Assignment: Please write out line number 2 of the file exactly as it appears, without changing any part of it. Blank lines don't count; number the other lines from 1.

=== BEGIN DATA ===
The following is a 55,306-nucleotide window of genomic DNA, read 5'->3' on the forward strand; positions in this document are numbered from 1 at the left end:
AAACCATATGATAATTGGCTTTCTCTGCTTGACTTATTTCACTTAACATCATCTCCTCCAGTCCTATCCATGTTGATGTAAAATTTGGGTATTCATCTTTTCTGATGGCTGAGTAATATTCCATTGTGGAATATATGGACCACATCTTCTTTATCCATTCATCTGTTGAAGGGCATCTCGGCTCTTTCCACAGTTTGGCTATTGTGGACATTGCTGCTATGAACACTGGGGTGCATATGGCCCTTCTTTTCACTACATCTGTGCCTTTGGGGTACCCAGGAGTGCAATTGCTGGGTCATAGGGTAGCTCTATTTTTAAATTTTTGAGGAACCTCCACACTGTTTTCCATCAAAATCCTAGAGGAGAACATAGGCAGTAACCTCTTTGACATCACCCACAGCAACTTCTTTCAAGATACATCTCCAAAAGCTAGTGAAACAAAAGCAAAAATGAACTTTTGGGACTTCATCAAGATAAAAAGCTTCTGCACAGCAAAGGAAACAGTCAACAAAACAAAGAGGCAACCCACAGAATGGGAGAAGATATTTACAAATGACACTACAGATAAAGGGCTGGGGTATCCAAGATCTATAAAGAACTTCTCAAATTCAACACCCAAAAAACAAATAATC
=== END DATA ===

AAACCATATGATAATTGGCTTTCTCTGCTTGACTTATTTCACTTAACATCATCTCCTCCAGTCCTATCCATGTTGATGTAAAATTTGGGTATTCATCTTTTCTGATGGCTGAGTAATATTCCATTGTGGAATATATGGACCACATCTTCTTTATCCATTCATCTGTTGAAGGGCATCTCGGCTCTTTCCACAGTTTGGCTATTGTGGACATTGCTGCTATGAACACTGGGGTGCATATGGCCCTTCTTTTCACTACATCTGTGCCTTTGGGGTACCCAGGAGTGCAATTGCTGGGTCATAGGGTAGCTCTATTTTTAAATTTTTGAGGAACCTCCACACTGTTTTCCATCAAAATCCTAGAGGAGAACATAGGCAGTAACCTCTTTGACATCACCCACAGCAACTTCTTTCAAGATACATCTCCAAAAGCTAGTGAAACAAAAGCAAAAATGAACTTTTGGGACTTCATCAAGATAAAAAGCTTCTGCACAGCAAAGGAAACAGTCAACAAAACAAAGAGGCAACCCACAGAATGGGAGAAGATATTTACAAATGACACTACAGATAAAGGGCTGGGGTATCCAAGATCTATAAAGAACTTCTCAAATTCAACACCCAAAAAACAAATAATC